Showing posts from January, 2023

Ministering via Text Messaging

To  avoid spam and robocalls, I’m selective with who receives my cell number. Instead, I use Google Voice as my primary phone number. I’ll list that when needing to give out a phone number on paper and online forms. Nevertheless, telemarketers and fraudsters occasionally call me. I refuse to answer if I don’t recognize the incoming phone number. If it’s someone I need to talk to, they can leave a message for me to call them back. I also state in my outgoing voicemail for both numbers that they are registered with the National Do Not Call Registry. Yesterday while online with my laptop, I noticed someone mistakenly sent a text intended for another person to my Google Voice number. At first, I replied by telling the sender they had the wrong number. Then I realized this was a witnessing opportunity. Here’s how the exchange of messages went (my comments are in bold): Maria, how was your trip to Virginia? You have the wrong number. I'm not Maria. I'm lsabella, don't you

Malling the Devil

The reason I don’t evangelize more in shopping centers is preferring the freedom to hand out tracts. Because malls are “private property”, the distribution of literature is usually forbidden. Even if tracts aren’t given out, mall employees try to stop Christians from sharing the gospel because they consider that “soliciting.” Jesus said in Mark 16:15,  “Go into ALL the world and preach the gospel to every creature.”   That includes the largest shopping center in the United States. The Mall of America near the Minneapolis airport attracts visitors from many states and countries. Therefore, it’s a ripe harvest field. I’ve ministered there numerous times with a local church, especially when the weather wasn’t cooperative. My friend Bob Lutsey (nicknamed “the Maller”) frequently goes to the MOA and leads countless numbers of people to Jesus. However, it’s resulted in occasional conflicts with security personnel. Bob has gotten kicked out a few times, but he still goes back there to obey

Mass Evangelism vs. One-On-One

Years ago, a shampoo had television commercials in which a woman claimed if she told two friends about it, they would tell two friends “…and so on, and so on.” Word of mouth has been called the best form of advertising. Nevertheless, large sums of money are spent by advertisers believing that will increase business for their clients. A 30-second commercial aired during the Super Bowl now costs over $6 million. Some Christians question the effectiveness of evangelizing through the media and large gatherings. As someone who has done street ministry for three decades, I agree one-on-one interaction is usually more effective. Rick Joyner of MorningStar Ministries told me about the time he ministered to a congregation of approximately 1,000 people in Mobile, Alabama. Rick asked, “How many of you got saved through mass evangelism?” Only seven hands went up. That’s less than 1%. However, we shouldn’t discount mass evangelism just because the percentage of conversions isn’t as high as with pe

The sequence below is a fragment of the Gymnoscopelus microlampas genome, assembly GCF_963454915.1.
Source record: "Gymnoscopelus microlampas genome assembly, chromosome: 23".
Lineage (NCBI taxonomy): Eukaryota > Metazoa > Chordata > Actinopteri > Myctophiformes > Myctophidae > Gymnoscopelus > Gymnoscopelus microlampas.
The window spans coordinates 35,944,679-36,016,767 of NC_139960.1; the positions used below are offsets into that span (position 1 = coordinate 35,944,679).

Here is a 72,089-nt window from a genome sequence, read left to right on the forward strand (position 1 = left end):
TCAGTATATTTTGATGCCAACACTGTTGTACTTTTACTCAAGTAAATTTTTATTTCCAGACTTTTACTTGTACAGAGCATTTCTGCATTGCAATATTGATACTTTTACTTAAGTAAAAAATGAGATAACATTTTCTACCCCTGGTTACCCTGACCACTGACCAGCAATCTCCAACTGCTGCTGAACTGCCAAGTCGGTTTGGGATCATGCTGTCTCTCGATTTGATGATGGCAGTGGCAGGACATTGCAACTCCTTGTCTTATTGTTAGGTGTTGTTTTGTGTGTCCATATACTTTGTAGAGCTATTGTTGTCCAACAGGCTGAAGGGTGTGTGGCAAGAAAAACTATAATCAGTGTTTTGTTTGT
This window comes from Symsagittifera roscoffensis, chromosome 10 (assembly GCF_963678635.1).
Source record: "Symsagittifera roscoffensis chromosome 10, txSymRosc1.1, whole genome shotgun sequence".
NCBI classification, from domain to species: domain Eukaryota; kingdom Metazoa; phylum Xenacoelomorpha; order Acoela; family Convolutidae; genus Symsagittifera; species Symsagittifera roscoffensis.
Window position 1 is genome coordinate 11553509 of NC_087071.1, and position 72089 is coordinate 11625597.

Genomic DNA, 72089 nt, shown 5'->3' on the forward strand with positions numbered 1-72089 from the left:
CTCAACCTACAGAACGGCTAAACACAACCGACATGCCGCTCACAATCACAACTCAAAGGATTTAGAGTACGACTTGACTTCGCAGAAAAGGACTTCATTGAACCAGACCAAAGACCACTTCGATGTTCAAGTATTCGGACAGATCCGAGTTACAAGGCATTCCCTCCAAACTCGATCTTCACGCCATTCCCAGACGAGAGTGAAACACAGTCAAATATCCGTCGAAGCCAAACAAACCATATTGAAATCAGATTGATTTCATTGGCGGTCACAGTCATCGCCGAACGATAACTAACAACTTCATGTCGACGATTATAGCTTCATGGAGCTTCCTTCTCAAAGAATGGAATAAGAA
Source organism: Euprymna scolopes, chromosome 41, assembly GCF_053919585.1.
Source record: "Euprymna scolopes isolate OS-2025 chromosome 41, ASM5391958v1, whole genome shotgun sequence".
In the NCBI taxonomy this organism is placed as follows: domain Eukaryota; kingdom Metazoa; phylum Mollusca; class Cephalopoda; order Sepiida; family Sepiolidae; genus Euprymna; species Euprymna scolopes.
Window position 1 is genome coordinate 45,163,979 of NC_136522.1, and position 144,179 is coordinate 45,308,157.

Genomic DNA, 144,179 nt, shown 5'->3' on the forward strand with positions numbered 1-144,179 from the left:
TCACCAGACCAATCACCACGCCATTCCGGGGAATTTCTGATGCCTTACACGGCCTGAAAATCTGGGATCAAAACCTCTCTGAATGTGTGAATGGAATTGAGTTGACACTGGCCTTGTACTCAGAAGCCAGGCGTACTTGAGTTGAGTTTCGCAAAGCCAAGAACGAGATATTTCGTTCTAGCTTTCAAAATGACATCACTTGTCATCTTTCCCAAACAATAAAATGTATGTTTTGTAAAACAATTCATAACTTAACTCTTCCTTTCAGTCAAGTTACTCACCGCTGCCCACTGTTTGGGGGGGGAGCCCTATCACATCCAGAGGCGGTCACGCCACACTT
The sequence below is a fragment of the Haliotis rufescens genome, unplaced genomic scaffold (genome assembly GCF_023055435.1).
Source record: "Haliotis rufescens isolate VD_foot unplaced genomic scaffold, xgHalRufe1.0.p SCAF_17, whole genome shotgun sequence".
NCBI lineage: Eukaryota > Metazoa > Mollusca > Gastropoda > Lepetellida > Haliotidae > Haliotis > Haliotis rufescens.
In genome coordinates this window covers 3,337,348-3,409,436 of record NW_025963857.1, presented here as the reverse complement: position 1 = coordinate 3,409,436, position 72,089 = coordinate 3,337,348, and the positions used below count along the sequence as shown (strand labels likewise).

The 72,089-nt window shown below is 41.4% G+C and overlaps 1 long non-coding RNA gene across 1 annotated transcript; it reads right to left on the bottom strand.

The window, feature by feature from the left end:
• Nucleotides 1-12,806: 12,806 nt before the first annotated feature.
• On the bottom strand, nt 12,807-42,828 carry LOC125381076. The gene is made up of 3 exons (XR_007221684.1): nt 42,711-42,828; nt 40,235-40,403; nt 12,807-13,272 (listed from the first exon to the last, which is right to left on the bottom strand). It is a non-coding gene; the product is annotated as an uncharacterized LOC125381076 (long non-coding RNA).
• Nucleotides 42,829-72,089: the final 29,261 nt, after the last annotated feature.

A Two-Minute Warning

This past Monday night during a football game between the Buffalo Bills and Cincinnati Bengals, 24-year-old Bills safety Damar Hamlin suffered cardiac arrest and was in critical condition, but is recovering. That game got suspended and then cancelled. It brought to my remembrance the only player known for dying during a NFL contest.   Back in 1971, Detroit Lions wide receiver Chuck Hughes collapsed on the field in the closing seconds of a game against the Chicago Bears. While he got rushed to the hospital, the game went on before a silent crowd of over 54,000 fans. Chuck was soon pronounced dead from a heart attack. He was only 28 years old.  Football fans look up to players like they are larger than life. Sadly, others have died young through a variety of circumstances. One of them played for my favorite team. During the Minnesota Vikings 2001 training camp, offensive tackle Korey Stringer had a heat stroke and hours later died from complications. He was 27. Another player that

Too Much Church?

Because of the unseasonably cold weather in Tampa last Sunday, I considered skipping church. I didn’t want to freeze sitting in a chilly pavilion where The River often has services. Then again, diehard football fans go to games in much colder weather. So I bundled up and obeyed Hebrews 10:25,  “not forsaking the assembling of ourselves together…”  After I wrote about that on my Facebook page, one friend complained about churches that closed on Christmas Day. He thought they ignored their first love (Revelation 2:4) by putting their families ahead of God. My former home church in Minnesota has a Saturday night service in addition to two Sunday morning services. If I remember correctly, the pastor canceled Sunday services on one Christmas Day. He felt it was important for families to spend that time together. Another church I used to attend usually meets on Sunday morning and evening. Their pastor sometimes cancels the evening service when it’s a holiday such as Easter or Father’s Day